The first initiative to document historic and cultural sites associated with the LGBT community in New York City, illustrating the richness of the city's history and the community's influence on America.
The Times Square Theater was constructed with a neo-Classical style façade that it shared with the Apollo Theater. During its brief history as a legitimate theater, it enjoyed success with a number of LGBT-associated productions with major figures. These included Honors Are Even (1921) by Roi Cooper Megrue; A Bill of Divorcement (1921-22), with Katharine Cornell (opened at the George M. Cohan’s Theater); The Exciters (1922), with Tallulah Bankhead; Andre Charlot’s Revue of 1924, with Beatrice Lillie; Private Lives (1931) by Noel Coward, with Coward, Laurence Olivier, and Jill Esmond; and Forsaking All Others (1933), with Tallulah Bankhead and Anderson Lawlor.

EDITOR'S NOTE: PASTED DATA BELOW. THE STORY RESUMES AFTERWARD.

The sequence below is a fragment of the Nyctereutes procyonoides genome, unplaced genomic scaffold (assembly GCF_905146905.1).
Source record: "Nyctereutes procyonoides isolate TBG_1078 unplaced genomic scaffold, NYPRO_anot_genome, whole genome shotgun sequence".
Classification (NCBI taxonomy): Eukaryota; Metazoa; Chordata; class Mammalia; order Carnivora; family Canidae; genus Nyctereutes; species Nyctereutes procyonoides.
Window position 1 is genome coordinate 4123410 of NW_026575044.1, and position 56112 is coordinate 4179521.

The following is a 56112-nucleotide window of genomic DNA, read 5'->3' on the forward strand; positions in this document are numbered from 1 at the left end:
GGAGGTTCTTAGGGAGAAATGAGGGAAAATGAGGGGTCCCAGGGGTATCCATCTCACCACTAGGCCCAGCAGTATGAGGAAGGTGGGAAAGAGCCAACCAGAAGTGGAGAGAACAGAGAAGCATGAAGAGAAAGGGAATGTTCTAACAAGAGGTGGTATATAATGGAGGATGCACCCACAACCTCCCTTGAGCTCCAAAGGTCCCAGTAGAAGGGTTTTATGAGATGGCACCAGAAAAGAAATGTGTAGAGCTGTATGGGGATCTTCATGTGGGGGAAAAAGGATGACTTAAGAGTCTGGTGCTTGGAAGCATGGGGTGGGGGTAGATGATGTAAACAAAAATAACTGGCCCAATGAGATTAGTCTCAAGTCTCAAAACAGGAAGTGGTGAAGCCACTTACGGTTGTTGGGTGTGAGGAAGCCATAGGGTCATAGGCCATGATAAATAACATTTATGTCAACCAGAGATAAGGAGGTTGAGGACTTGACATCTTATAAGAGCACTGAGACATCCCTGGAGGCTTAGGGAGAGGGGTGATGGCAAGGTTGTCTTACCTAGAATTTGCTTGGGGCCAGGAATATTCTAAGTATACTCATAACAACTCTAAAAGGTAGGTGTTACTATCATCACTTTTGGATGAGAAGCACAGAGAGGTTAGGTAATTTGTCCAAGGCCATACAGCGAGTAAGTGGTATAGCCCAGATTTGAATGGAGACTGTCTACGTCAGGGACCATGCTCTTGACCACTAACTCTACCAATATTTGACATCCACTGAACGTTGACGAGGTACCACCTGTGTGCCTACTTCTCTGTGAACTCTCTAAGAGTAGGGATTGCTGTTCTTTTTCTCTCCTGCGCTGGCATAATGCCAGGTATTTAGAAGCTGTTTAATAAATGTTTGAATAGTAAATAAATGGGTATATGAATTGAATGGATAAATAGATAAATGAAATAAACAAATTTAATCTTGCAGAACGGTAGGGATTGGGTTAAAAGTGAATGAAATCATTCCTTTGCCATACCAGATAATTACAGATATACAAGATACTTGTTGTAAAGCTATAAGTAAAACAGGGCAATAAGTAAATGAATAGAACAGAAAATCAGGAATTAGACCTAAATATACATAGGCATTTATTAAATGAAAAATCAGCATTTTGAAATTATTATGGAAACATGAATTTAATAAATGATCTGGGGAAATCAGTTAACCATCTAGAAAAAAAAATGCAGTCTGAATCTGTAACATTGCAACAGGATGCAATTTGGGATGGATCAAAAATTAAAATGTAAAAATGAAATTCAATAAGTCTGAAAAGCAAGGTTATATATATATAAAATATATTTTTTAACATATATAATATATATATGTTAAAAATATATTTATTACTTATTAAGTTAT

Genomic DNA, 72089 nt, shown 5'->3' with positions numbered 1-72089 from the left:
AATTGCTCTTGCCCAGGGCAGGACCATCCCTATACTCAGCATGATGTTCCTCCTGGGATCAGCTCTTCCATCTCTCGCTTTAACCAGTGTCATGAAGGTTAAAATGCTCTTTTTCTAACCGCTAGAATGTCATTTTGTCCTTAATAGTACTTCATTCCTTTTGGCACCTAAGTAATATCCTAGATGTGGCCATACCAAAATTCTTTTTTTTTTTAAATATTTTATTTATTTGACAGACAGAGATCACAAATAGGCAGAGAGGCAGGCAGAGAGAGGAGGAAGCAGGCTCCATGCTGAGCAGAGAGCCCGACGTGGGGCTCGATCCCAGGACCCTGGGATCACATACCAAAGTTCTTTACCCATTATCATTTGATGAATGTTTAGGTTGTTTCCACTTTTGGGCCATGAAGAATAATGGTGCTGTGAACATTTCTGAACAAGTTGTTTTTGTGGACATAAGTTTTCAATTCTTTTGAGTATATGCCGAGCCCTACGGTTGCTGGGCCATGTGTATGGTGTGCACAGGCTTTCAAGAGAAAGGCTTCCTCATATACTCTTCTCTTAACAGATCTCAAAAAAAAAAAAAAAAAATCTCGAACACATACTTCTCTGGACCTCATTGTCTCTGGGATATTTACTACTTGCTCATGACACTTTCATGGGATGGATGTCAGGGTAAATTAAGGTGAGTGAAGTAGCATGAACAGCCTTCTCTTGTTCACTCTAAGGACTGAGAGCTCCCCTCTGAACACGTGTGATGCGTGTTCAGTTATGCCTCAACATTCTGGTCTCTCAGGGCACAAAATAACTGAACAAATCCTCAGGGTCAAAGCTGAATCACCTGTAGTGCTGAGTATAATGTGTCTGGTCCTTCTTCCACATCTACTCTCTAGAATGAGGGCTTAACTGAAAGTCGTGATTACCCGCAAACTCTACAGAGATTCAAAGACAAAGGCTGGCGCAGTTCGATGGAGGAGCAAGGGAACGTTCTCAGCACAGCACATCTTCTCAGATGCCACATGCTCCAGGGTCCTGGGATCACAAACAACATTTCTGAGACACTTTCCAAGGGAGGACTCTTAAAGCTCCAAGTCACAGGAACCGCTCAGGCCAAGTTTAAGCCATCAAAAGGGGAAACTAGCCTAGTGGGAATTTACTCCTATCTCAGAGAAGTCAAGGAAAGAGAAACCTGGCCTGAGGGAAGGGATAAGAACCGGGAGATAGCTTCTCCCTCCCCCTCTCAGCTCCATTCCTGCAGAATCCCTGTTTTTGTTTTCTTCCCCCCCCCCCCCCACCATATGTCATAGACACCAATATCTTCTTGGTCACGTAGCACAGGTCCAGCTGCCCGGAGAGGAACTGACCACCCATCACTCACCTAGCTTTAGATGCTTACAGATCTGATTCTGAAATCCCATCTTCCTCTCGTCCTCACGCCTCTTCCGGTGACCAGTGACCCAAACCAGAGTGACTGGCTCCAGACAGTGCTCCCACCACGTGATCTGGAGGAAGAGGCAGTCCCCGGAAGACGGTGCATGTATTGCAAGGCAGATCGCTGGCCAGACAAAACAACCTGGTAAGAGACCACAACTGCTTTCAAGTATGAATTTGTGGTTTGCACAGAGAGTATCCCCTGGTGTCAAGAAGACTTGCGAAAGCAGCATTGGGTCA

In 1933 it became a movie theater. The theater’s interior was demolished in 1996 and portions were used in the Ford Center.
Architect or Builder: Eugene DeRosa Year Built: 1920
Internet Broadway Database.
Credit: Sarah Sargent/NYC LGBT Historic Sites Project, 2019.